Patients with type 2 diabetes who take a combination of metformin plus insulin may be at higher risk for cardiovascular disease and death compared with those who take a combination of metformin plus sulfonylurea, according to a new study funded by the Agency for Healthcare Research and Quality (AHRQ) that appears in the June 11 issue of JAMA. The study, a review of medical records from national databases, found a greater association between insulin as a second-line treatment and risk of death and cardiovascular disease than sulfonylureas as second-line treatment.
Adults with type 2 diabetes are typically treated first with metformin, an oral medication that helps reduce elevated blood sugar. When combined with exercise and diet modification, metformin alone can help many patients control their blood sugar levels, keeping the disease in check. However, some patients require a second drug, usually an oral medication such as a sulfonylurea or a self-administered injection of insulin to bring their disease under control.
"Type 2 diabetes is a serious condition affecting millions of Americans, and they and their clinicians need good evidence to make informed decisions about the best treatment options," said AHRQ Director Richard Kronick, Ph.D. "The findings of this report may surprise those who had considered insulin to be a preferred secondary treatment for diabetes in most circumstances. However, consistent with AHRQ's mission, our goal is to generate evidence on critical treatment issues like this one and broaden the information available for patients and clinicians to use."
In the new study, AHRQ-funded researchers led by Christianne L. Roumie, M.D., M.P.H., of the Tennessee Valley Veterans Affairs Medical Center in Nashville, analyzed records from databases at the Veterans Health Administration (VHA), Centers for Medicare & Medicaid Services and the National Center for Health Statistics. They studied more than 42,000 patient records and the National Death Index to assess the effects of insulin and sulfonylureas, the two medications most commonly prescribed in the study population as second-line treatment for diabetes.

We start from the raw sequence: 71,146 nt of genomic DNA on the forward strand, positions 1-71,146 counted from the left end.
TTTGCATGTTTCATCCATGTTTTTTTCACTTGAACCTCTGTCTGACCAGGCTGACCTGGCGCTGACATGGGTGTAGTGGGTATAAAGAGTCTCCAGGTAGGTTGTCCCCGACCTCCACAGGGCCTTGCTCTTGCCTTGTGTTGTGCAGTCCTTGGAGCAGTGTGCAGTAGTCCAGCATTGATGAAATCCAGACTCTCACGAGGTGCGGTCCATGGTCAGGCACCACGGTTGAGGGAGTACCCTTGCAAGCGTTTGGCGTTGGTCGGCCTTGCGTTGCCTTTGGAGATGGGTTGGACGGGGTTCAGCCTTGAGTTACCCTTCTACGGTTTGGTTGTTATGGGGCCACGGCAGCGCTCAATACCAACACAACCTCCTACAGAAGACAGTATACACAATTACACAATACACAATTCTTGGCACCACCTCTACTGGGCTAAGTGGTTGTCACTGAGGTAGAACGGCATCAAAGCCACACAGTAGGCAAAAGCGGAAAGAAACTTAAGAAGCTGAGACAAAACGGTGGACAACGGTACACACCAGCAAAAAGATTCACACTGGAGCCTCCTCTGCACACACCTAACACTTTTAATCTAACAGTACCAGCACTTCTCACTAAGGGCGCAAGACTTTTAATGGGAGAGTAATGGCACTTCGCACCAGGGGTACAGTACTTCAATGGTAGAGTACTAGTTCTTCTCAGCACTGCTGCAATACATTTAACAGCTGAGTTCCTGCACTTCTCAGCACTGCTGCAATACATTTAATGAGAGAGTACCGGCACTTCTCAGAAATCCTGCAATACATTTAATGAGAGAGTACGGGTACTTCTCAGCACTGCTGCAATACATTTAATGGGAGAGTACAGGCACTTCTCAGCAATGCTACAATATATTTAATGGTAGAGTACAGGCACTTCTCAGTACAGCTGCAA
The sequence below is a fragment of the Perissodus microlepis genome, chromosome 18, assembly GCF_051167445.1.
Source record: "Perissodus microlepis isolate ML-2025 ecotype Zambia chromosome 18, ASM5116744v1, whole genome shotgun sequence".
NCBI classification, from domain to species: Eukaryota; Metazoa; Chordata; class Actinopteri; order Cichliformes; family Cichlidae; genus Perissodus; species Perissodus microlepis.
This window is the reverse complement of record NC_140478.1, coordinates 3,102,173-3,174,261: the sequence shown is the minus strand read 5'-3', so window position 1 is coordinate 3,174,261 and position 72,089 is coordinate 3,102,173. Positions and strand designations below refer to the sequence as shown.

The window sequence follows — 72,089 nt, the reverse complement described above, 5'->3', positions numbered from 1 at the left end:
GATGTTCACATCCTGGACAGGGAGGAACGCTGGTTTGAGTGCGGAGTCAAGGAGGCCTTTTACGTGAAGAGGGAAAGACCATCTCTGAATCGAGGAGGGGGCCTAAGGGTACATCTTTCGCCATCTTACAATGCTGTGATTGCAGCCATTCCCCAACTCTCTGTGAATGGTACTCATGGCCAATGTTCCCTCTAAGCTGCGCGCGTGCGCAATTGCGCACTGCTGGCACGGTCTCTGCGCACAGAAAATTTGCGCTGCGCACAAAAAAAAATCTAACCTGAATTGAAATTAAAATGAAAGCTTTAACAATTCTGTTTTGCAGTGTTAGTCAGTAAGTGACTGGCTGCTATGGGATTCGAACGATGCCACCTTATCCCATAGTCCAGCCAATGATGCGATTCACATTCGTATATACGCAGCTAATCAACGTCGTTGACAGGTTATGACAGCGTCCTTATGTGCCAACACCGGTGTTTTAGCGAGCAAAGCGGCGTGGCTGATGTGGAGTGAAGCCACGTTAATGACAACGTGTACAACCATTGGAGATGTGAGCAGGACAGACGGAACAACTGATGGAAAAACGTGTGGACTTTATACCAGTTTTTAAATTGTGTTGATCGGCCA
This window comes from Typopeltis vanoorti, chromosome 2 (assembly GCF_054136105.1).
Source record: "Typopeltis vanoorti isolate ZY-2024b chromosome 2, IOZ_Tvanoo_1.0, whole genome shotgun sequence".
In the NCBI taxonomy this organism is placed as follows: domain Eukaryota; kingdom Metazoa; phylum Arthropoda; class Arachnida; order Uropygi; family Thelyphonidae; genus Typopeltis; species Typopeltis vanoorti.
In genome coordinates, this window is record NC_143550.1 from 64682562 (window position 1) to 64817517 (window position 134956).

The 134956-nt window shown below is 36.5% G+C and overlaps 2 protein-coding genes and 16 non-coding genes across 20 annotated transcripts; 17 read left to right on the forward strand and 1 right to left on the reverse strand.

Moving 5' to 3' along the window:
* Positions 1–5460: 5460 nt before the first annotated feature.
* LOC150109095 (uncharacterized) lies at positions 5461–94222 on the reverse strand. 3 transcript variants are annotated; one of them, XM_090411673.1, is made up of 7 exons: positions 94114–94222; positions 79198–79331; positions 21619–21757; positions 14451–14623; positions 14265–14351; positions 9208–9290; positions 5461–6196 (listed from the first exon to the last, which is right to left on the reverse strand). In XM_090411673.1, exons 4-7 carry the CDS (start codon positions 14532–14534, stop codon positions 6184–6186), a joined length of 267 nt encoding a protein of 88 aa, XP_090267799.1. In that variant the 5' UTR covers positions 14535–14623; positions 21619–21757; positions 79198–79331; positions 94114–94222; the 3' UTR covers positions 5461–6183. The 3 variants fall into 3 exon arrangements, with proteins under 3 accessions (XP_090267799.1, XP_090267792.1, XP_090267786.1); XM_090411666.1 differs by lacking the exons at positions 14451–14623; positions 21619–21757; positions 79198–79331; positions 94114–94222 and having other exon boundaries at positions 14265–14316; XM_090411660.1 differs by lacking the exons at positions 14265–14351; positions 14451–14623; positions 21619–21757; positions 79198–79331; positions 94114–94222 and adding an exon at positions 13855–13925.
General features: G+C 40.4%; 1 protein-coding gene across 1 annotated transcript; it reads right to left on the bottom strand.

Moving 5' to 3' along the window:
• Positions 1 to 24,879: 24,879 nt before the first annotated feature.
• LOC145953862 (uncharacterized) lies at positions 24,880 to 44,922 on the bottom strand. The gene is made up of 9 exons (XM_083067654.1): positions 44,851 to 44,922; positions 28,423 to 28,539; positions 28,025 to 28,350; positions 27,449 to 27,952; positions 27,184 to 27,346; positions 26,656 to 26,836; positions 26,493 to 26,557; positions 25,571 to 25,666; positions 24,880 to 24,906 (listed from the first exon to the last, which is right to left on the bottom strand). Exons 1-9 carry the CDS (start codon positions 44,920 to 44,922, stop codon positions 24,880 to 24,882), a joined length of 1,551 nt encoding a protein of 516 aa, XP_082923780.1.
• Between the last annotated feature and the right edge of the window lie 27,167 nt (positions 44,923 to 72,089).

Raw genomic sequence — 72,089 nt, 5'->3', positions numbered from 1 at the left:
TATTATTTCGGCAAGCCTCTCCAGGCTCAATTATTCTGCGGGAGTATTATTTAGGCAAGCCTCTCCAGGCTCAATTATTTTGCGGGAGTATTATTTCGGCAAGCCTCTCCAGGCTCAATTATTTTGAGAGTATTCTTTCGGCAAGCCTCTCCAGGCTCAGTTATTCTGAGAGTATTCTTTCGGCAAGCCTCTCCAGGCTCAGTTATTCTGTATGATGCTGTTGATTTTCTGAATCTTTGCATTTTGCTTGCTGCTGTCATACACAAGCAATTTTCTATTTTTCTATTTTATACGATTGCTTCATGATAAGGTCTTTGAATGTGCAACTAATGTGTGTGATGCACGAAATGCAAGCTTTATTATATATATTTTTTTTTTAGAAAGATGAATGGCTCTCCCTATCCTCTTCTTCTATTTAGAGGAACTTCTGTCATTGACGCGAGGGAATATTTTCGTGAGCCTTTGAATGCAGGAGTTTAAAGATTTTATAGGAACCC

The retrospective cohort study compared 2,500 VHA patients who added insulin to their metformin regimen with 12,000 VHA patients who added a sulfonylurea. On average, patients were about 60 years old, and about 35 percent had history of heart disease or stroke. The patients studied had been on metformin for an average of 14 months, and their average hemoglobin A1c count (a key indicator of success in controlling blood sugar) was 8.1 percent, which is higher than is preferred, when the second medication was prescribed.
The researchers identified patients who were taking one of two drug combinations: metformin-plus-insulin or metformin-plus-sulfonylurea. Then they compared the risks of heart attack, stroke or death for these patients. They found an association of metformin-plus-insulin to have a higher risk of cardiovascular events and death than metformin-plus-sulfonylureas, although harms were found for both regimens.
"Insulin has been shown to be a very good medication in achieving blood sugar control, and because of that, prior large studies have found that there is a reduced risk of developing diabetic kidney or eye disease," according to Dr. Roumie. "However, this study and others have shown that tighter glucose control doesn't necessarily have any benefit for heart disease, and these findings call into question recommendations that insulin is equivalent to sulfonylureas for most patients who can control their blood sugar with a second oral drug."
Dr. Roumie's research team also conducted a study published in 2012 on first-line treatments for adults with type 2 diabetes. In that study, which also was funded by AHRQ, the researchers compared the use of sulfonylurea with metformin for first-line treatment. They found that sulfonylureas, when used as a first-line treatment, increased patients' risk of death and cardiovascular events compared with metformin.
The new study looks only at second-line treatments. Together, these two studies of primary and second-line diabetes treatments can help clinicians better determine which medications are least risky for each patient, depending on the patient's clinical characteristics.
This study focused primarily on U.S. military veterans, and the study population was overwhelmingly white and male, so the study noted that there might be differences in the risks of using insulin as a secondary treatment in the broader population. As a retrospective analysis of VHA medical records, the study is not a randomized controlled trial and thus does not determine definitively that insulin directly led to deaths and cardiovascular disease. More research is needed to determine if these differences exist and, if so, to what extent, researchers said. Insulin is a powerful drug and is an appropriate treatment when patients cannot control their blood sugar with oral agents alone, researchers said.
Agency for Healthcare Research & Quality